Volume 31, Issue 1 ,2009

Caring for families: Double binds in neuroscience nursing
Only $15.00

Order Now


Abstract

Despite the proliferation of literature related to nurse-family relationships, little is known about such relationships in acute care neuroscience environments. A grounded theory study illuminated the experiences of nurses caring for families of patients with acquired brain injuries in the context of acute care hospital environments. Nurses, working in pressure-cooker-like environments, tried to meet information and emotional needs of families. During data analysis, a communication pattern emerged that impacted on nurses’ experiences and relationships with families. This communication pattern, known as a double bind, contributed to a pattern of nursing that emerged and offers an explanation for the behaviours of the nurses in coping with family members. Nurses felt “damned if they did and damned if they didn’t”. To provide family-centred care, we need to fully understand the experiences of nurses caring for these families. This paper describes the concept of double bind and its application to neuroscience nursing.

Le soin aux familles: double contrainte en soins infirmiers en sciences neurologiques

Résumé

Malgré la prolifération d’écrits sur la relation infirmière famille, on en sait peu sur les relations dans un environnement de soins aigus en sciences neurologiques. Une théorie ancrée a guidé l’expérience d’infirmières soignant des familles de clients avec des traumatismes crâniens, dans le contexte d’un environnement de soins aigus en milieu hospitalier. Des infirmières qui travaillaient dans un environnement sous pression ont tenté de rencontrer les besoins émotionnels et d’information des familles. Durant l’analyse des données, une tendance de communication a émergé et offre une explication sur le coping des infirmières et de leurs comportements avec les membres de la famille. Les infirmières se sentaient dans une impasse « damned if they did and damned if they didn’t ». Nous avons besoin de bien comprendre l’expérience des infirmières qui soignent ces familles pour prodiguer un soin centré sur la famille. Cet article décrit le concept de double contrainte et son application en soins infirmiers en sciences neurologiques.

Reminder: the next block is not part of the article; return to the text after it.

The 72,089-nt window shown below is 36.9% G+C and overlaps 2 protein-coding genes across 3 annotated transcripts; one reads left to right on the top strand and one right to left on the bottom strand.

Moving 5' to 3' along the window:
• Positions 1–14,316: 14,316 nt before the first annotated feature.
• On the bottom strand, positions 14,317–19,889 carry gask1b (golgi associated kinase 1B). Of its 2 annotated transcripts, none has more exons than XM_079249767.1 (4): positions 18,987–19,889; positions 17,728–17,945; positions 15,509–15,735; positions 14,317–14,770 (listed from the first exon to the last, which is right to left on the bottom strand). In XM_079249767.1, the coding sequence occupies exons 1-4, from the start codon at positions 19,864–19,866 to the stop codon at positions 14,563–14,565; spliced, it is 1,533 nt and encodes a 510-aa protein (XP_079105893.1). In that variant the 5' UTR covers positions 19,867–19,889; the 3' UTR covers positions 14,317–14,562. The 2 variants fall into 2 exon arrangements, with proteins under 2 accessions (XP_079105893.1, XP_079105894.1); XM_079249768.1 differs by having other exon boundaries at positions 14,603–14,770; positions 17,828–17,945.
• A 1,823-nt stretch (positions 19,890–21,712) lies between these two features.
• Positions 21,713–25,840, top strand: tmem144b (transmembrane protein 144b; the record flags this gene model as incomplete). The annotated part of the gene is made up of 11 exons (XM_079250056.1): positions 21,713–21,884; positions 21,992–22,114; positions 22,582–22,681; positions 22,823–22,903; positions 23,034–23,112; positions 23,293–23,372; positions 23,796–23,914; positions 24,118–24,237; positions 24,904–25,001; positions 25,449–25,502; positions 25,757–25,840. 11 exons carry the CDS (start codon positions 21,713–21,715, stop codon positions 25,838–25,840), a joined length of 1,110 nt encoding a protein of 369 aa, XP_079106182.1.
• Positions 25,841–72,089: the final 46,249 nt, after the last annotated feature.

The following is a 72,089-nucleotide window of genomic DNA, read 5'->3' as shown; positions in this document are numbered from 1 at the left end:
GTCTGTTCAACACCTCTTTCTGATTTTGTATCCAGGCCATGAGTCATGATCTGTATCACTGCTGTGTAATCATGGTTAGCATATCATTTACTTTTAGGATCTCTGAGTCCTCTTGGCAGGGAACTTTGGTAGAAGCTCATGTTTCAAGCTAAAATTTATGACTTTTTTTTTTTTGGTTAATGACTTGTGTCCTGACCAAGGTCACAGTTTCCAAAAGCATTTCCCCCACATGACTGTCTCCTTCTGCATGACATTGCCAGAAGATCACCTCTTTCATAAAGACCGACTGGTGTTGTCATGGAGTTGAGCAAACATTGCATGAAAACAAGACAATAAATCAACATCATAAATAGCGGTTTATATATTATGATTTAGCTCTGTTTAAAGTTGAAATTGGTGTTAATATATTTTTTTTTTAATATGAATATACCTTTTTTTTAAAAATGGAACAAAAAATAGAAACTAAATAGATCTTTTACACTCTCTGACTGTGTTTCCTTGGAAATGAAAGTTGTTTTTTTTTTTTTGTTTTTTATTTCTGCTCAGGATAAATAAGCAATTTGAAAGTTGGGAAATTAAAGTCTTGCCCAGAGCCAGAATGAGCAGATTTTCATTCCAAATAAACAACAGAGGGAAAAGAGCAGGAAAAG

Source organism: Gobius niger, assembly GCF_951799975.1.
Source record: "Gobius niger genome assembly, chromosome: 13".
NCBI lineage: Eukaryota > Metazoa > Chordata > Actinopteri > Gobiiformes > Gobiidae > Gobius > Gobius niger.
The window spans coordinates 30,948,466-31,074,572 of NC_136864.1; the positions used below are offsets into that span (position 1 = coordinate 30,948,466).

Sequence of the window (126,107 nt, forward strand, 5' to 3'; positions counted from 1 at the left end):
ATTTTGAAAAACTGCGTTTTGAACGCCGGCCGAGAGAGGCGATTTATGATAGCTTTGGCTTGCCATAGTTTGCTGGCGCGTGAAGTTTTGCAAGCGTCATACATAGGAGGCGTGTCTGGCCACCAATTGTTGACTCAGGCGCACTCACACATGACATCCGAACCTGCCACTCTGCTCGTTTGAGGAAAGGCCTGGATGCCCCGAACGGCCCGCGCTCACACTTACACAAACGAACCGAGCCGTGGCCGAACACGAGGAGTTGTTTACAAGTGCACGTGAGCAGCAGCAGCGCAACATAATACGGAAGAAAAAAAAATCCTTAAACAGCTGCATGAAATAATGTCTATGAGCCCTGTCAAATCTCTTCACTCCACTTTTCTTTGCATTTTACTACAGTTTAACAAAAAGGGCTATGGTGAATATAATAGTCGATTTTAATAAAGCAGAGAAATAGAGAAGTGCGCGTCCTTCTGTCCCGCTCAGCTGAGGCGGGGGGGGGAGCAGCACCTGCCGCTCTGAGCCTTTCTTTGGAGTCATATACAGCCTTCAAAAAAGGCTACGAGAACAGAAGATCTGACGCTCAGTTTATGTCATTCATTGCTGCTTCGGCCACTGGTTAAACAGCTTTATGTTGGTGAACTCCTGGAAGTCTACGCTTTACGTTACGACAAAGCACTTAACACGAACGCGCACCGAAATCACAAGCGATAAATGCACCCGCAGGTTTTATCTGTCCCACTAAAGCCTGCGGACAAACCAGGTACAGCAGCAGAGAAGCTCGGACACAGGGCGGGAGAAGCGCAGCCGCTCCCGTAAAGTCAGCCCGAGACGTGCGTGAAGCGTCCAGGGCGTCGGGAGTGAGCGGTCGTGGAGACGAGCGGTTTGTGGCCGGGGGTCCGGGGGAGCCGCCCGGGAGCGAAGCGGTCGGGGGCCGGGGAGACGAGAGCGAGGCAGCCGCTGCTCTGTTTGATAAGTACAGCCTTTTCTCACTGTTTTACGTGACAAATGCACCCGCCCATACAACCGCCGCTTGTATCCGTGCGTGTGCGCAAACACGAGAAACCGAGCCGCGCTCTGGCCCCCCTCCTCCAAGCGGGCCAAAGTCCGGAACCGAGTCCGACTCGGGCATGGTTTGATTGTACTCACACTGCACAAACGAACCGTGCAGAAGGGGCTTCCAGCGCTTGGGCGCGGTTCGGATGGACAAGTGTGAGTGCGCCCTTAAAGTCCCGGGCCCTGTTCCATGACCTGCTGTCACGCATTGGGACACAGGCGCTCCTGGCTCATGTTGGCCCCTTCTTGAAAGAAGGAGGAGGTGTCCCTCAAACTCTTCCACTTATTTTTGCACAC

The efficacy of 5-HT3 receptor antagonists for the prevention of postoperative vomiting following craniotomy: Two studies in children and young adults
Only $15.00

Order Now

By Susan M. Neufeld and Christine V. Newburn-Cook


Abstract

The purpose of this meta-analysis was to estimate the efficacy of prophylactic administration of 5-HT3 receptor antagonists for postoperative vomiting (POV) in pediatric craniotomy patients at 24 hours. By updating a previously published systematic literature search, we found a recently published pediatric study to combine with the one already identified. The two published randomized placebo-controlled trials were combined for a total of 135 participants aged 2 to 20 (79 treatment and 56 controls). The only study drug was ondansetron. The combined relative risk (RR) of vomiting was not statistically significant in the treatment group compared to the control group (RR = 0.77; 95% CI: 0.50–1.19). There was also no evidence of efficacy for ondansetron in reducing the use of rescue antiemetics in the treatment group compared to the control group (RR = .71; 95% CI: 0.34–1.49). While combining these randomized placebo-controlled trials did not show efficacy for ondansetron in preventing POV in craniotomy patients aged 2 to 20, a clinically significant effect cannot be excluded, as even the combined sample size remained small. Thus, there is no current evidence for or against this class of drugs for preventing POV in children after craniotomy, and clinical decision-making must be based on studies in other populations and clinical experience. Ongoing assessment of nausea and vomiting and ongoing evaluation of the effectiveness of treatments in individual children and young adults remains an essential part of perianesthesia and postoperative neuroscience nursing.